The American economic system has always been the foundation of our national strength. But this foundation is showing cracks—from high levels of income inequality, declining economic mobility, and persistent economic insecurity among low- and middle-income Americans.
A national debate about the strength and fairness of American capitalism is taking place against a backdrop of vast levels of income and wealth inequality, growing pessimism about the state of economic opportunity and mobility, increased market concentration in many sectors, and a precarious fiscal situation.
The essays contained in this volume seek to clarify the lines of debate on some of the greatest economic policy challenges of our time and present evidence- based analysis on how to address them. It examines the hypothesis that growing market concentration is inhibiting a dynamic and competitive economy.
Gale argues that although historically low interest rates reduce the cost of government borrowing, they are not a "get out of jail free card." Rising debt will slowly but surely make it harder to grow the economy, boost living standards, respond to wars or recessions, address social needs, and maintain the nation’s role as a global leader.
Van Reenen argues the U.S. should pursue a robust innovation policy composed of tax credits, direct subsidies, and human capital investments, which have been shown to spur innovation and wage growth. He proposes combining these approaches into a 10-year $1 trillion Grand Innovation Challenge, which would reinvigorate R&D investment, promote American technological leadership, and advance policy goals of inclusive growth.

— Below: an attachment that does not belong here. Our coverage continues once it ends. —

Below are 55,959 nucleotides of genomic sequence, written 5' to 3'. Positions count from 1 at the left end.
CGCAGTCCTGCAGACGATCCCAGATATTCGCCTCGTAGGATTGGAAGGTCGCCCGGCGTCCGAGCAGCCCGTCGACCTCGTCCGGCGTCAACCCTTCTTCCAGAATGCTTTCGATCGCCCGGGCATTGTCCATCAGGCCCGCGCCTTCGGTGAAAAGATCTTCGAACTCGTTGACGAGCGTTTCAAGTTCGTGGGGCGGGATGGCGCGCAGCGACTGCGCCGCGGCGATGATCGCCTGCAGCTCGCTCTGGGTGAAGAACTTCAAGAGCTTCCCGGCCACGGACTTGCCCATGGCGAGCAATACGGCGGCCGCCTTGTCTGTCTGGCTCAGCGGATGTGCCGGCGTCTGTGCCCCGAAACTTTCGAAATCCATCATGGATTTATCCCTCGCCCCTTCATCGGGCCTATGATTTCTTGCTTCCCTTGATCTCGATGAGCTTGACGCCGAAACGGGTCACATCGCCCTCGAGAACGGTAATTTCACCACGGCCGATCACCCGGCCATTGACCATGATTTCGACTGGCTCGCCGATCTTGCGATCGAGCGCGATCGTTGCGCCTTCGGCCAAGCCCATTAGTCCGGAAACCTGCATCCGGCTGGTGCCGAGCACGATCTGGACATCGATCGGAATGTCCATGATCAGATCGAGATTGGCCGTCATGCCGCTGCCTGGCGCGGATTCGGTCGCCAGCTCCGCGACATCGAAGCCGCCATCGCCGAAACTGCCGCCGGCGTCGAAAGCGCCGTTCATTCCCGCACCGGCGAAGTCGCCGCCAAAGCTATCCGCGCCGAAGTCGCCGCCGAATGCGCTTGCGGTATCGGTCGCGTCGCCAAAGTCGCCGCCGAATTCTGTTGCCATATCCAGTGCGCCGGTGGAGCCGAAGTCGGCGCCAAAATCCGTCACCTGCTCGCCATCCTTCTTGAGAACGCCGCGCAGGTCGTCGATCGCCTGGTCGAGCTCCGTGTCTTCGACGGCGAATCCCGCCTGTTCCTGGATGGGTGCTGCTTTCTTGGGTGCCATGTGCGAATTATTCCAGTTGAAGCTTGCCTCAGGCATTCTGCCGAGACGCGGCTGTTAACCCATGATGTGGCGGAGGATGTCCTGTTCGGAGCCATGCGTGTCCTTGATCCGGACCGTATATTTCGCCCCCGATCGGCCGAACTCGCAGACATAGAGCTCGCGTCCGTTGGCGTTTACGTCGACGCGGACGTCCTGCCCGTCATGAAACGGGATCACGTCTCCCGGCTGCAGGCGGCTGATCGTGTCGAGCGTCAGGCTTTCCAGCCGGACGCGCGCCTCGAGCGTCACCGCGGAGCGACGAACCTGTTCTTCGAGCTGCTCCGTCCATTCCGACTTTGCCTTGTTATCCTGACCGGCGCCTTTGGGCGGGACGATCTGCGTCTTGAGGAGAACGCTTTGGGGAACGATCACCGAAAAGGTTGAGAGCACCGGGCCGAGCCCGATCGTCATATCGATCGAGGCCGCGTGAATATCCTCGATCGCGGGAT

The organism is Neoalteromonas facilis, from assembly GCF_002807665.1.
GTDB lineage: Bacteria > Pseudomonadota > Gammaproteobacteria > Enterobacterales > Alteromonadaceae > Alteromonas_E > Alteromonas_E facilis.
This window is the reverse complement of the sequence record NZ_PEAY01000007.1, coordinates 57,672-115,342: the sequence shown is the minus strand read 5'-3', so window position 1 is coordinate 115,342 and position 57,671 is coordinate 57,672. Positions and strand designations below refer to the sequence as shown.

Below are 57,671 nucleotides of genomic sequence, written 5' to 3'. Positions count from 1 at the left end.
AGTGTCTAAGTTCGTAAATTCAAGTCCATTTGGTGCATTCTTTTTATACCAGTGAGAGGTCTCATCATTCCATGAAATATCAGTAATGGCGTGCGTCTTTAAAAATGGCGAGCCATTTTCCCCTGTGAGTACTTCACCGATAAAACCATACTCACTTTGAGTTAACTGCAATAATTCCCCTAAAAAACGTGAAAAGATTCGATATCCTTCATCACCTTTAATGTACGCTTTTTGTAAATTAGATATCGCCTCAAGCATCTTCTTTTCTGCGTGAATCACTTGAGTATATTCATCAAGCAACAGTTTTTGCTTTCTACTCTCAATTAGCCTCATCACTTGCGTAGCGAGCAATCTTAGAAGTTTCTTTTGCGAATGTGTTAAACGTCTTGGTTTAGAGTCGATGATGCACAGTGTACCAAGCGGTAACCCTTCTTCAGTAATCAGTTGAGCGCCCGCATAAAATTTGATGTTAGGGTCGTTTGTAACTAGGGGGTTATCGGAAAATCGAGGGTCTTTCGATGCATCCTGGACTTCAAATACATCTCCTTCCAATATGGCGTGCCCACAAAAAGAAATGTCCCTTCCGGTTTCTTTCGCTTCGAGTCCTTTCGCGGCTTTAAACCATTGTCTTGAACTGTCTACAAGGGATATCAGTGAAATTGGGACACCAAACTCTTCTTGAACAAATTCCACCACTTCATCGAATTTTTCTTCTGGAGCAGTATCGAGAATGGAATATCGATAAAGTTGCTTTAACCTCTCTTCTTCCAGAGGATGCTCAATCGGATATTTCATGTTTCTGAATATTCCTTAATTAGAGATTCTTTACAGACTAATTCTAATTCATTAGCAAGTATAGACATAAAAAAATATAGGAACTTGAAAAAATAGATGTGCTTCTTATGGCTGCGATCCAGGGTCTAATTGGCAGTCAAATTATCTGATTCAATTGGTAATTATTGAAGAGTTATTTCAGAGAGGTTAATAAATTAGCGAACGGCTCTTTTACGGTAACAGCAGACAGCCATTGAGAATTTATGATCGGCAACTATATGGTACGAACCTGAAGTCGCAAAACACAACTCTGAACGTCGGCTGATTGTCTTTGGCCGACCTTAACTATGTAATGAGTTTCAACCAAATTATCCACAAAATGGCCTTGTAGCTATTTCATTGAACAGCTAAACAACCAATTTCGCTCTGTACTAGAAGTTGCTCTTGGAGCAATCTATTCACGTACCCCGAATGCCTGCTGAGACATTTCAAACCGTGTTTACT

Viard argues that a wealth tax in the U.S. would pose administrative and constitutional challenges. As an economic matter, such a tax would decrease savings and investment, thereby lowering the capital stock, making workers less productive, and slowing wage growth. The potential revenue that would be gained is unclear.
Batchelder and Kamin argue the United States must raise new revenue in order to reduce high levels of economic disparity, finance much-needed new services and investments, and address the nation's long-term fiscal needs. They present a range of options that would raise tax revenue and increase the progressivity of the federal tax system. Policymakers can pursue a combination of incremental changes to increase revenues through the current tax system along with new tax structures to generate new revenue.
Author Gilbert E. Metcalf of Tufts University argues that a carbon tax should be the centerpiece of any portfolio of policies that aim to achieve zero net emissions. However, a carbon tax alone is insufficient to achieve zero net emissions, and argues that regulation, federal support for innovation, and reforming current energy tax incentives and regulatory rulemaking should be part of a comprehensive climate policy agenda.